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45 Days in, Best and Worst Hitters in Major League Baseball

We are a month and a half into the 2010 season and, as expected, some players are playing well above expectations while others are falling short of them. It should also be expected that the overperformers thus far are no more likely to continue to overperform than any other player and the same holds true for underperformers regarding underperforming.

Well the above statement is not exactly true, statistically it is, but the underperformers are more likely to lose playing time, get sent to the minors, or find themselves on the DL so even if they should regress and begin playing better given continued playing time, playing time is no guarantee.

With that said, here are the top overperformers so far:


Vernon Wells — Amazingly, Wells is performing like a player worthy of a $126 million contract so far in 2010. Although a recent series at Fenway rained on his parade of a season (0-for-12 there), Wells is still batting .298 with 10 home runs and two steals. He is not getting lucky on balls in play (.307 BABIP) but is simply hitting the ball hard and far often. Perhaps offseason wrist surgery was the trick and Wells can maintain something close to his current high level of production for the rest of the season.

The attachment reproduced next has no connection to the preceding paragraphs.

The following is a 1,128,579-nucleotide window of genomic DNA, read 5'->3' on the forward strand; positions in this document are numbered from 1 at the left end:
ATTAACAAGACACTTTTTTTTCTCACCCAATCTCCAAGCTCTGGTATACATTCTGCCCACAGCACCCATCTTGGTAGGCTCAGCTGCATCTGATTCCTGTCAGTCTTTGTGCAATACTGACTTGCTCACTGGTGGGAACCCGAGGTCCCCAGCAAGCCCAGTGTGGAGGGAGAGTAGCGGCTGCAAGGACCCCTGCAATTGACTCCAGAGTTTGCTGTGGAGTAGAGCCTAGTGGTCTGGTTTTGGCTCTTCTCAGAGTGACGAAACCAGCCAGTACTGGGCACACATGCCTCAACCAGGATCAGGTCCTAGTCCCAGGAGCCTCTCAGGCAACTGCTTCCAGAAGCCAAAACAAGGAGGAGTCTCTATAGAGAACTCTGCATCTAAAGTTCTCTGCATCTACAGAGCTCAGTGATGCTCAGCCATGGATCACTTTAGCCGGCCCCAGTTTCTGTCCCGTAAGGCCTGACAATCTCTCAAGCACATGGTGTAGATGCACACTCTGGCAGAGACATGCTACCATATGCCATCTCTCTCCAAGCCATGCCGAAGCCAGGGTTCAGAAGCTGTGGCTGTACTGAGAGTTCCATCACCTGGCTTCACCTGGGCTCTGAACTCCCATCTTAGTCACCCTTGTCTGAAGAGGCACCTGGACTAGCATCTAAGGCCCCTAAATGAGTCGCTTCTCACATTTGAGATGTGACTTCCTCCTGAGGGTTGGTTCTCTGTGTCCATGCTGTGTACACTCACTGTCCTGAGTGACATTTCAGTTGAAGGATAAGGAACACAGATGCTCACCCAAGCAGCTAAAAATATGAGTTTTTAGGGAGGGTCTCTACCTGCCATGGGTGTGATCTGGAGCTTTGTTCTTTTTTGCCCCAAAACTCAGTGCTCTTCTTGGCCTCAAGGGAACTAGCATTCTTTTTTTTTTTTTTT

Paul Konerko — It feels like a year much closer to 2004 when I see that Konerko is the MLB leader in home runs. It is now six years later and surprisingly that statement currently is valid. Don't get fooled into thinking that his low .198 BABIP means that his average should rise quite a bit. When he stops hitting home runs at his current machine gun pace, the negative impact of those flyballs getting caught on his average will offset the gains by a higher BABIP. Just be happy he's on your team if he is.

Kelly Johnson
— Johnson has battled his way back from a frustrating 2009 season and now in Arizona has resurrected his career. Even more than Wells and Konerko, Johnson is blasting homers at a rate he never came within shouting distance of before and as a result is likely to regress fairly heavily in that category. Still his owners should be happy with his current 11 home runs and can still expect a few more homers with plenty of doubles the rest of the way.

Alex Rios — Last year it felt like the Jays sent the ghost of Alex Rios over to Chicago and, well, if that's true it seems the rest of his body made the trip this year. Rios is hitting the ball hard and stealing plenty of bases—two things he seemed to partially forget last year. If only Aaron Hill, Adam Lind, Wells and Rios had synchronized their monster seasons, the Jays could have had an offense worthy of the AL East.

Jason Heyward — The past two rookie "phenoms" to break into the majors—David Price and Matt Wieters—did so without inspiring too many "ooohs" and "aaahs." Heyward, however, impressed straight from spring training, smashing in the Braves assistant GM's car, then hitting a home run in his first major league at bat and blasting seven more home runs since. Right off the bat, Heyward has proven himself to be a superstar in the making, which is good enough for me to put him on this list.